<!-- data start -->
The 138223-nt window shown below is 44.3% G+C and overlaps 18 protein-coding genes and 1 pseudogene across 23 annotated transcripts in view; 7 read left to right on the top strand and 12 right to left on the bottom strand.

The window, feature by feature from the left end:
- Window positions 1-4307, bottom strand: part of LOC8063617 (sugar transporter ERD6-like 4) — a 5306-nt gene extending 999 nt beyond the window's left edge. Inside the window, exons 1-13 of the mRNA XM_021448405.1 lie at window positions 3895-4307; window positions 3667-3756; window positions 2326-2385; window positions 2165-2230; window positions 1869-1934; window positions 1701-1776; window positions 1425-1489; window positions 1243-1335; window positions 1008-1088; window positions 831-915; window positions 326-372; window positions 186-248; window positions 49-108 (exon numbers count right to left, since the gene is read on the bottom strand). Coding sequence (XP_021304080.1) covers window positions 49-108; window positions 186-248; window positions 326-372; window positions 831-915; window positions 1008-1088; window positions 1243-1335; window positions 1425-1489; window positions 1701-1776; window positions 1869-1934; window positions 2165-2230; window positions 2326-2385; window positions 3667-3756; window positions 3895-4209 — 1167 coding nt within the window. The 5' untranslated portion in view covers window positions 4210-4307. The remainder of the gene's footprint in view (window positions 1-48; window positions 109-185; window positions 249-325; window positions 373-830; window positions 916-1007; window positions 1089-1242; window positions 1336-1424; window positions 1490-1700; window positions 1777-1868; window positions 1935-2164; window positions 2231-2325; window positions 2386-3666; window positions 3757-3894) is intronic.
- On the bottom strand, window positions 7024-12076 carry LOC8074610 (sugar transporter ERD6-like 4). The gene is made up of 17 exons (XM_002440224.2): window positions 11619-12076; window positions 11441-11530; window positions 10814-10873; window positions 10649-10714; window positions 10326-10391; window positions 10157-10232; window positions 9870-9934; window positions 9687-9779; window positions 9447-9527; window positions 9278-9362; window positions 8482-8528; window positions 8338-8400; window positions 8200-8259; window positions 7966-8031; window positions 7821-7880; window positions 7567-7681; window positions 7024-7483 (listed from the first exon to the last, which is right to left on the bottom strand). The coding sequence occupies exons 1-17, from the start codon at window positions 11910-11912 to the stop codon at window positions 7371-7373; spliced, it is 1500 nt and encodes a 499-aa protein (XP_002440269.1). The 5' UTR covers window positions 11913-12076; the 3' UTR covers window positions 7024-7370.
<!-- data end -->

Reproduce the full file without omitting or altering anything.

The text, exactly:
The 138223-nt window shown below is 44.3% G+C and overlaps 18 protein-coding genes and 1 pseudogene across 23 annotated transcripts in view; 7 read left to right on the top strand and 12 right to left on the bottom strand.

The window, feature by feature from the left end:
- Window positions 1-4307, bottom strand: part of LOC8063617 (sugar transporter ERD6-like 4) — a 5306-nt gene extending 999 nt beyond the window's left edge. Inside the window, exons 1-13 of the mRNA XM_021448405.1 lie at window positions 3895-4307; window positions 3667-3756; window positions 2326-2385; window positions 2165-2230; window positions 1869-1934; window positions 1701-1776; window positions 1425-1489; window positions 1243-1335; window positions 1008-1088; window positions 831-915; window positions 326-372; window positions 186-248; window positions 49-108 (exon numbers count right to left, since the gene is read on the bottom strand). Coding sequence (XP_021304080.1) covers window positions 49-108; window positions 186-248; window positions 326-372; window positions 831-915; window positions 1008-1088; window positions 1243-1335; window positions 1425-1489; window positions 1701-1776; window positions 1869-1934; window positions 2165-2230; window positions 2326-2385; window positions 3667-3756; window positions 3895-4209 — 1167 coding nt within the window. The 5' untranslated portion in view covers window positions 4210-4307. The remainder of the gene's footprint in view (window positions 1-48; window positions 109-185; window positions 249-325; window positions 373-830; window positions 916-1007; window positions 1089-1242; window positions 1336-1424; window positions 1490-1700; window positions 1777-1868; window positions 1935-2164; window positions 2231-2325; window positions 2386-3666; window positions 3757-3894) is intronic.
- On the bottom strand, window positions 7024-12076 carry LOC8074610 (sugar transporter ERD6-like 4). The gene is made up of 17 exons (XM_002440224.2): window positions 11619-12076; window positions 11441-11530; window positions 10814-10873; window positions 10649-10714; window positions 10326-10391; window positions 10157-10232; window positions 9870-9934; window positions 9687-9779; window positions 9447-9527; window positions 9278-9362; window positions 8482-8528; window positions 8338-8400; window positions 8200-8259; window positions 7966-8031; window positions 7821-7880; window positions 7567-7681; window positions 7024-7483 (listed from the first exon to the last, which is right to left on the bottom strand). The coding sequence occupies exons 1-17, from the start codon at window positions 11910-11912 to the stop codon at window positions 7371-7373; spliced, it is 1500 nt and encodes a 499-aa protein (XP_002440269.1). The 5' UTR covers window positions 11913-12076; the 3' UTR covers window positions 7024-7370.